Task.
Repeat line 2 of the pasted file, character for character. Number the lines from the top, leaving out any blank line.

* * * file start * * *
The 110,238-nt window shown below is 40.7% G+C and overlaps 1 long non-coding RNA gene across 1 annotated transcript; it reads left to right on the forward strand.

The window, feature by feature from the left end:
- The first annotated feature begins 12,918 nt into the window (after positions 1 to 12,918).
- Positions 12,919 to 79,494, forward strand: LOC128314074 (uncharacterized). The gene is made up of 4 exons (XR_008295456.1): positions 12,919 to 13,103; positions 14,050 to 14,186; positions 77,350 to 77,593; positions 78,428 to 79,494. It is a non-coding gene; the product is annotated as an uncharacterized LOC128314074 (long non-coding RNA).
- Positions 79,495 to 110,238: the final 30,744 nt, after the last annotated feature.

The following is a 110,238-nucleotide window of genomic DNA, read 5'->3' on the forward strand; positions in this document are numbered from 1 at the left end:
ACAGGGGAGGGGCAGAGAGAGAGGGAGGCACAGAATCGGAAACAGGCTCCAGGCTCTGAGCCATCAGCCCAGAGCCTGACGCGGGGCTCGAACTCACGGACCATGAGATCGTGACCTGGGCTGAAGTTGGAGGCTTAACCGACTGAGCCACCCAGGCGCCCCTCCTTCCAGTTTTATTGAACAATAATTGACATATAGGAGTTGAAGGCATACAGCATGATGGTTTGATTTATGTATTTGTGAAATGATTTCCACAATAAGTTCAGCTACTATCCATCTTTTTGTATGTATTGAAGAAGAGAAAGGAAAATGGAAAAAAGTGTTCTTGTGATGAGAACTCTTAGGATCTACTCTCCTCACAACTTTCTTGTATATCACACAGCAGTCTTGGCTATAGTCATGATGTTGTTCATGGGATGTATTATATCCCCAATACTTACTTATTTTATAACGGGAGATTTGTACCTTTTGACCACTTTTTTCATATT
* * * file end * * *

The window, feature by feature from the left end: